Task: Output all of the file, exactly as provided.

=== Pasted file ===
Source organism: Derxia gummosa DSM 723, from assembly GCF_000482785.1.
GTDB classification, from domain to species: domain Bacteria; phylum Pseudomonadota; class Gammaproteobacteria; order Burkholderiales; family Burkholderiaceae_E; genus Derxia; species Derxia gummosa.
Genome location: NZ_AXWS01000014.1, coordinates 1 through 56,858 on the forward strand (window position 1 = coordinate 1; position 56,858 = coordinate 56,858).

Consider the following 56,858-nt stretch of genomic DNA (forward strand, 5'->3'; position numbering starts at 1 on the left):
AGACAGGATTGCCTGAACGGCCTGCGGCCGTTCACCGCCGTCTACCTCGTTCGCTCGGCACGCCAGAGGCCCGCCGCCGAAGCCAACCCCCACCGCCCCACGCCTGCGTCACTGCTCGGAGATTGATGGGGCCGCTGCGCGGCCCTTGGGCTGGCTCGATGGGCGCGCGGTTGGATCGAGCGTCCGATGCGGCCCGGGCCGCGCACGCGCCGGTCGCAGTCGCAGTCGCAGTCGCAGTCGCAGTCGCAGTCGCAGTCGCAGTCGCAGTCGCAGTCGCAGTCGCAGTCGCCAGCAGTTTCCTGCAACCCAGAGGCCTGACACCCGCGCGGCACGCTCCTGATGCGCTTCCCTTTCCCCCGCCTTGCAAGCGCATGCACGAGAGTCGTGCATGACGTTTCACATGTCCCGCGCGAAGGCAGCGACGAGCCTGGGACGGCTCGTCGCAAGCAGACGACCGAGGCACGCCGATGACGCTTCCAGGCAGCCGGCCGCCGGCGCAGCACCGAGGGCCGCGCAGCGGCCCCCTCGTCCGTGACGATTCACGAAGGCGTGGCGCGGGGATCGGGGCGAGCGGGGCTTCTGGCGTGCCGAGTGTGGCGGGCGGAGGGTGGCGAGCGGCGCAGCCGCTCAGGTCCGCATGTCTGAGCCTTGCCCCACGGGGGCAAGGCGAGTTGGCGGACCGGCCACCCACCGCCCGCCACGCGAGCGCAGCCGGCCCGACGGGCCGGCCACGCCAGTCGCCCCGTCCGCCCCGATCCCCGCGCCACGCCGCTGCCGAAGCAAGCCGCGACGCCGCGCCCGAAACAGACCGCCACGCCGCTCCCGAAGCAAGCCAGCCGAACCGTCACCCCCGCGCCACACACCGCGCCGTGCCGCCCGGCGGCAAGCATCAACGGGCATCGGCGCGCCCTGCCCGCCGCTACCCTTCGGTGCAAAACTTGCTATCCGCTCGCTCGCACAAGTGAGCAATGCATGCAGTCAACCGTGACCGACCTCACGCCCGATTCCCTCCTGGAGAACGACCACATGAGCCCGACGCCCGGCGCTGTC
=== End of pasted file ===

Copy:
Source organism: Derxia gummosa DSM 723, from assembly GCF_000482785.1.
GTDB classification, from domain to species: domain Bacteria; phylum Pseudomonadota; class Gammaproteobacteria; order Burkholderiales; family Burkholderiaceae_E; genus Derxia; species Derxia gummosa.
Genome location: NZ_AXWS01000014.1, coordinates 1 through 56,858 on the forward strand (window position 1 = coordinate 1; position 56,858 = coordinate 56,858).

Consider the following 56,858-nt stretch of genomic DNA (forward strand, 5'->3'; position numbering starts at 1 on the left):
AGACAGGATTGCCTGAACGGCCTGCGGCCGTTCACCGCCGTCTACCTCGTTCGCTCGGCACGCCAGAGGCCCGCCGCCGAAGCCAACCCCCACCGCCCCACGCCTGCGTCACTGCTCGGAGATTGATGGGGCCGCTGCGCGGCCCTTGGGCTGGCTCGATGGGCGCGCGGTTGGATCGAGCGTCCGATGCGGCCCGGGCCGCGCACGCGCCGGTCGCAGTCGCAGTCGCAGTCGCAGTCGCAGTCGCAGTCGCAGTCGCAGTCGCAGTCGCAGTCGCAGTCGCAGTCGCCAGCAGTTTCCTGCAACCCAGAGGCCTGACACCCGCGCGGCACGCTCCTGATGCGCTTCCCTTTCCCCCGCCTTGCAAGCGCATGCACGAGAGTCGTGCATGACGTTTCACATGTCCCGCGCGAAGGCAGCGACGAGCCTGGGACGGCTCGTCGCAAGCAGACGACCGAGGCACGCCGATGACGCTTCCAGGCAGCCGGCCGCCGGCGCAGCACCGAGGGCCGCGCAGCGGCCCCCTCGTCCGTGACGATTCACGAAGGCGTGGCGCGGGGATCGGGGCGAGCGGGGCTTCTGGCGTGCCGAGTGTGGCGGGCGGAGGGTGGCGAGCGGCGCAGCCGCTCAGGTCCGCATGTCTGAGCCTTGCCCCACGGGGGCAAGGCGAGTTGGCGGACCGGCCACCCACCGCCCGCCACGCGAGCGCAGCCGGCCCGACGGGCCGGCCACGCCAGTCGCCCCGTCCGCCCCGATCCCCGCGCCACGCCGCTGCCGAAGCAAGCCGCGACGCCGCGCCCGAAACAGACCGCCACGCCGCTCCCGAAGCAAGCCAGCCGAACCGTCACCCCCGCGCCACACACCGCGCCGTGCCGCCCGGCGGCAAGCATCAACGGGCATCGGCGCGCCCTGCCCGCCGCTACCCTTCGGTGCAAAACTTGCTATCCGCTCGCTCGCACAAGTGAGCAATGCATGCAGTCAACCGTGACCGACCTCACGCCCGATTCCCTCCTGGAGAACGACCACATGAGCCCGACGCCCGGCGCTGTC